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The man who killed Stephenville resident Susan Woods in 1987 found dead inside his trailer.

Susan Woods

Joseph Scott Hatley apparently died alone.

The man who pleaded guilty to murdering Stephenville resident Susan Woods in 1987 was reportedly found dead inside his trailer house on Thursday, Dec. 9, by his landlord, a source told Beneath the Surface News.

The source said Hatley had recently been diagnosed with cancer and was scheduled to begin chemotherapy on the morning his body was found.

I have covered the Susan Woods’ case for years.

I broke the story when the unsolved murder investigation was first reopened and when Hatley was finally arrested.

I interviewed Hatley when he was brought back to the Erath County Jail and covered his guilty plea one week before his trial was set to begin.

I interviewed the detectives, Woods’ ex-husband and a woman who was beaten and raped by Hatley at a roadside park in Erath County.

After news of his death began circulating, I began speaking to many of those same people again.

And while Hatley’s passing provided much-needed relief to some, others were left grappling with fresh wounds.

The murder of Susan Woods went unsolved for nearly two decades and plenty of victims were left in its wake.

Perhaps one of the biggest victims was her ex-husband Michael Woods who lived under a cloud of suspicion for 19 years.

Michael was the first to contact me for a comment after learning that Susan’s killer was dead. What he had to say was short and succinct.

“Thank goodness he won’t kill any more women,” he said via text.

Don Miller is a retired investigator with the Stephenville Police Department credited for finally solving the case.

He and I have spoken about every aspect of the investigation over the years and I know about his long-held belief that other victims are likely out there.

He reiterated that sentiment when we spoke again today.

“Hatley pled guilty to the murder of Susan Woods and I have interviewed two other women who allege that they were assaulted by Hatley in the same manner,” Miller said. “Both interviews were consistent with the Woods’ crime scene.

“Hatley was an over the road truck driver for years. I will always be convinced that there are other unknown victims.”

Donnie Hensley is now retired, but he was one of the first investigators with the Erath County Sheriff’s Office on scene when Woods’ body was discovered in a bathtub inside her home by her father, Joe Atkins.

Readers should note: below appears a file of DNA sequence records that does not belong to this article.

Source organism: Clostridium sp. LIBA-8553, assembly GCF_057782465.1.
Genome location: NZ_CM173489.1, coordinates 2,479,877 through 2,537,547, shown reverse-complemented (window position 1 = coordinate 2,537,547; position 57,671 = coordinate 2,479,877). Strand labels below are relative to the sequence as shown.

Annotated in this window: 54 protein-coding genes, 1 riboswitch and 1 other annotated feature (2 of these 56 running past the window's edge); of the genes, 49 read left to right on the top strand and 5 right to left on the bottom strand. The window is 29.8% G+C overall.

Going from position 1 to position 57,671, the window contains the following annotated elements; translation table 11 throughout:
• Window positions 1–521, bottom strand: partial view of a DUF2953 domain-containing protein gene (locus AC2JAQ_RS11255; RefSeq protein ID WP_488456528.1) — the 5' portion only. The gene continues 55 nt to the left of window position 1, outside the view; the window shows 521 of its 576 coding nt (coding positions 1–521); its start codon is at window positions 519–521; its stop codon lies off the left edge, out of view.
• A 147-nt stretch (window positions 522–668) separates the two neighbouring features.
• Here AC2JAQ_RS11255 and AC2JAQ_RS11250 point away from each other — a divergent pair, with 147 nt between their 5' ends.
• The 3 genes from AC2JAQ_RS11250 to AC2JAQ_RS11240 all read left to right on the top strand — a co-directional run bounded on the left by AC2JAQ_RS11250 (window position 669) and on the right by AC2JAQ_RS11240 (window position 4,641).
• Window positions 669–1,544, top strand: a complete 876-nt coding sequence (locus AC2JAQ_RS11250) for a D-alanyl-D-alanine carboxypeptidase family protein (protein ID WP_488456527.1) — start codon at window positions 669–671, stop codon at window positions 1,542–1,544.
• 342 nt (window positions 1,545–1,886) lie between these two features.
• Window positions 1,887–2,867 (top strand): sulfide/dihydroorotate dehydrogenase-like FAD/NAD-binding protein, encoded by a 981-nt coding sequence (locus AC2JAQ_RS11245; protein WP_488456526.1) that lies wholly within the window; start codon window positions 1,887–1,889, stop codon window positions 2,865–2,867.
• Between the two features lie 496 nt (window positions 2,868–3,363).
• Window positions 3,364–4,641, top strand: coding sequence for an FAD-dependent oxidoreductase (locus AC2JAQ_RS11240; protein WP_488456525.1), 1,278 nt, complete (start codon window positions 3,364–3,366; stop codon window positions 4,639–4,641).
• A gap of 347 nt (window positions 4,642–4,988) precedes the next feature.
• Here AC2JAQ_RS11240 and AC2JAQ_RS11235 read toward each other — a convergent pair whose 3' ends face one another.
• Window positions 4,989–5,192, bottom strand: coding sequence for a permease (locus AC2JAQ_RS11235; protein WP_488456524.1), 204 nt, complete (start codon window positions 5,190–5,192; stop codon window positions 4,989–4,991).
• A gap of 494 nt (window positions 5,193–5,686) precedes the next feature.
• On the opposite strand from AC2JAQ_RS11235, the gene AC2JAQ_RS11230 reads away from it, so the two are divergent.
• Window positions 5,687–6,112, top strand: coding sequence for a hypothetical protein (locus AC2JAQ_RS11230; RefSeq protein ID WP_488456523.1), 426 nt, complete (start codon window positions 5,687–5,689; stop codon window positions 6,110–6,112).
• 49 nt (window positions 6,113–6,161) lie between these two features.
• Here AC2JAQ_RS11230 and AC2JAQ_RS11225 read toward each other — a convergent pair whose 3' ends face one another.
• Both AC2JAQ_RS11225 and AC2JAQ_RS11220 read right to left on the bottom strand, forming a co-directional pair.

He told me the case has haunted him for years.

“When I first got to the scene, I didn’t know what was going on and Joe Atkins was standing in the front yard. Joe was a friend of mine and I asked him what happened. He told me that Susan was dead,” Hensley said.

“That personal connection to the family made it hard. No matter how many crime scenes I have been to over the years, I can still see that one as clear as the day it happened.

“When I heard that sonofabitch was dead, it made me damn happy. I hope Shannon finally feels some relief.”

Those of you who have followed this story know that Shannon Myers Barrientos is a former Stephenville resident who was beaten and raped by Hatley at a roadside park in 1987, shortly after Woods’ murder.

Barrientos identified Hatley as her attacker to police and told them that during the attack, Hatley had said that he had killed another woman.

An Erath County grand jury declined to indict Hatley for his crime against Barrientos and he managed to fly under the radar for Woods’ murder for years.

I first spoke to Barrientos after Hatley pleaded guilty to murder and was left shaken by the story of her brutal attack.

She is one of this story’s biggest heroes because, despite her fear, she bravely spoke out about her rape and assault.

When Hatley was released from prison after serving only 11 years, the peace that Barrientos fought so hard to find was shattered.

I spoke with her again today and I am relieved to tell you that she sounds as strong as ever.

“I can finally live my life without fear,” she told me. “And I can finally sleep at night without fear.”


Paul Manzanares
Paul Manzanares
Jan 20

The system should be ashamed for not giving him the death penalty and the justice system in Texas is backwards


Caley Hall
Caley Hall
Aug 31, 2023

This is terribly written, you say ‘I’ so much and talk about you all the way through the story. Please stop doing that and let the story be a tribute to the victim not your abilities to interview people.

Brown L Brown
Brown L Brown
May 14
Replying to

This was not a "news story", perse....hence one is allowed to use first person "I" when giving an account of their personal perceptions of an event or happening.

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